Authorization

class oauthlib.oauth1.AuthorizationEndpoint(request_validator, token_generator=None)[source]

An endpoint responsible for letting authenticated users authorize access to their protected resources to a client.

Typical use would be to have two views, one for displaying the authorization form and one to process said form on submission.

The first view will want to utilize get_realms_and_credentials to fetch requested realms and useful client credentials, such as name and description, to be used when creating the authorization form.

During form processing you can use create_authorization_response to validate the request, create a verifier as well as prepare the final redirection URI used to send the user back to the client.

See Request Validator for details on which validator methods to implement for this endpoint.

create_authorization_response(uri, http_method=u'GET', body=None, headers=None, realms=None, credentials=None)[source]

Create an authorization response, with a new request token if valid.

Parameters:
  • uri – The full URI of the token request.
  • http_method – A valid HTTP verb, i.e. GET, POST, PUT, HEAD, etc.
  • body – The request body as a string.
  • headers – The request headers as a dict.
  • credentials – A list of credentials to include in the verifier.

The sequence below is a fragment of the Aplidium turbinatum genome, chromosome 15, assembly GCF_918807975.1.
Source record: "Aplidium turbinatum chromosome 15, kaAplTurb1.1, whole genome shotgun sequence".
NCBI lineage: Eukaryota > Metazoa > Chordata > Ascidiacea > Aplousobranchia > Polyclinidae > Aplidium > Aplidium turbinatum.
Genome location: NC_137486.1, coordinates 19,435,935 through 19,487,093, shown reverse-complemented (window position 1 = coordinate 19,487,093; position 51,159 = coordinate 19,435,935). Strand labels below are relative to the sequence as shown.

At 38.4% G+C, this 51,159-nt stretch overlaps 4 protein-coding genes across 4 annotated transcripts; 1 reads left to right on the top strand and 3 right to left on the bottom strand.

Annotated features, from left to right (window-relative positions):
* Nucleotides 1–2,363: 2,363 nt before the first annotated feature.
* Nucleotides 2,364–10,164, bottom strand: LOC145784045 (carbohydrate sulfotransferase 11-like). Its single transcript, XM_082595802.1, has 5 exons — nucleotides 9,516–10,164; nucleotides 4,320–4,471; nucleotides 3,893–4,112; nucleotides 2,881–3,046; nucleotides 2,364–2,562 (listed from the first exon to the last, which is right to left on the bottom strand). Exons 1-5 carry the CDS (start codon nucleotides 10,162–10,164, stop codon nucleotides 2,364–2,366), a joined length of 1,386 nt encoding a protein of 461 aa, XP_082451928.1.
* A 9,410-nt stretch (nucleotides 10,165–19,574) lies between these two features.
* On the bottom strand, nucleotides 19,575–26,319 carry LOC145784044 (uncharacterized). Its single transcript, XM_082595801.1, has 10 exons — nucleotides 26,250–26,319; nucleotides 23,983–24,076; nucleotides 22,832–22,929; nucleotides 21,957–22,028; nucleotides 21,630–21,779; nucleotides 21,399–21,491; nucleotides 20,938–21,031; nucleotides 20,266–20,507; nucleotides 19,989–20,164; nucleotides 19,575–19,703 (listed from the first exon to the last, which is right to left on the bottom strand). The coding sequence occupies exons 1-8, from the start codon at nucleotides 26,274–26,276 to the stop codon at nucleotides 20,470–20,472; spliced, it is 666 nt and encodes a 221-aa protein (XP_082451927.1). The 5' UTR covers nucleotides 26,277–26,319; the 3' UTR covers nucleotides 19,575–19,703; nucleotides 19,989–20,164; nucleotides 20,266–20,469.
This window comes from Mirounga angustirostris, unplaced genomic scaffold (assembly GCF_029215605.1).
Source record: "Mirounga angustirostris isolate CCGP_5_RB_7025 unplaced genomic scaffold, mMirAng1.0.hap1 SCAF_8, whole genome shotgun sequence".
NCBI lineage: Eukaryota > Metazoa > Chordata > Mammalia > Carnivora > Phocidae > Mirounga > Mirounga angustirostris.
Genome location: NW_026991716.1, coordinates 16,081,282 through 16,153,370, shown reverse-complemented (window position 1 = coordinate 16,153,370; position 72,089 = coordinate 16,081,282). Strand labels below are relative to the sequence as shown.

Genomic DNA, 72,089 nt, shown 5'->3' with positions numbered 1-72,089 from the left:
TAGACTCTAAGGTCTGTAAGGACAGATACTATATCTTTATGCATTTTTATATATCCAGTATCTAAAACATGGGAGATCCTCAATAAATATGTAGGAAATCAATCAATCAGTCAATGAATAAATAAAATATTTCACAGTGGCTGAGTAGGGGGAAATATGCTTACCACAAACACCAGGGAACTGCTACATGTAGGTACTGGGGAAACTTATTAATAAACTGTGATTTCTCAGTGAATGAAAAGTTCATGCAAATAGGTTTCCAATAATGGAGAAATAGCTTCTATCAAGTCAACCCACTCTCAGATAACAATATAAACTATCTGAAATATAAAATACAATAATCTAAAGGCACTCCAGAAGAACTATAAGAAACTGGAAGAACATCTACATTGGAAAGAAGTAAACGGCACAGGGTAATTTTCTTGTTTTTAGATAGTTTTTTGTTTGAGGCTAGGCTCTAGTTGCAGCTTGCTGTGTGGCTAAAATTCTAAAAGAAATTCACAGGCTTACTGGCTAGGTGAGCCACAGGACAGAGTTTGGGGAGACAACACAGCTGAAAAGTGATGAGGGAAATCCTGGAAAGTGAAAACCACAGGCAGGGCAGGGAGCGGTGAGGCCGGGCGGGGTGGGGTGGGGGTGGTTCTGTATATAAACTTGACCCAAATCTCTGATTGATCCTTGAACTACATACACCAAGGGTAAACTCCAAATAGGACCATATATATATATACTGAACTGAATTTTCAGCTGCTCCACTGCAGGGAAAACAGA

Returns:

A tuple of 3 elements. 1. A dict of headers to set on the response. 2. The response body as a string. 3. The response status code as an integer.

If the callback URI tied to the current token is “oob”, a response with a 200 status code will be returned. In this case, it may be desirable to modify the response to better display the verifier to the client.

An example of an authorization request:

>>> from your_validator import your_validator
>>> from oauthlib.oauth1 import AuthorizationEndpoint
>>> endpoint = AuthorizationEndpoint(your_validator)
>>> h, b, s = endpoint.create_authorization_response(
...     'https://your.provider/authorize?oauth_token=...',
...     credentials={
...         'extra': 'argument',
...     })
>>> h
{'Location': 'https://the.client/callback?oauth_verifier=...&extra=argument'}
>>> b
None
>>> s
302

An example of a request with an “oob” callback:

>>> from your_validator import your_validator
>>> from oauthlib.oauth1 import AuthorizationEndpoint
>>> endpoint = AuthorizationEndpoint(your_validator)
>>> h, b, s = endpoint.create_authorization_response(
...     'https://your.provider/authorize?foo=bar',
...     credentials={
...         'extra': 'argument',
...     })
>>> h
{'Content-Type': 'application/x-www-form-urlencoded'}
>>> b
'oauth_verifier=...&extra=argument'
>>> s
200
create_verifier(request, credentials)[source]

Create and save a new request token.

Parameters:
  • request – An oauthlib.common.Request object.
  • credentials – A dict of extra token credentials.
Returns:

The verifier as a dict.

get_realms_and_credentials(uri, http_method=u'GET', body=None, headers=None)[source]

Fetch realms and credentials for the presented request token.

Parameters:
  • uri – The full URI of the token request.
  • http_method – A valid HTTP verb, i.e. GET, POST, PUT, HEAD, etc.
  • body – The request body as a string.
  • headers – The request headers as a dict.
Returns:

A tuple of 2 elements. 1. A list of request realms. 2. A dict of credentials which may be useful in creating the authorization form.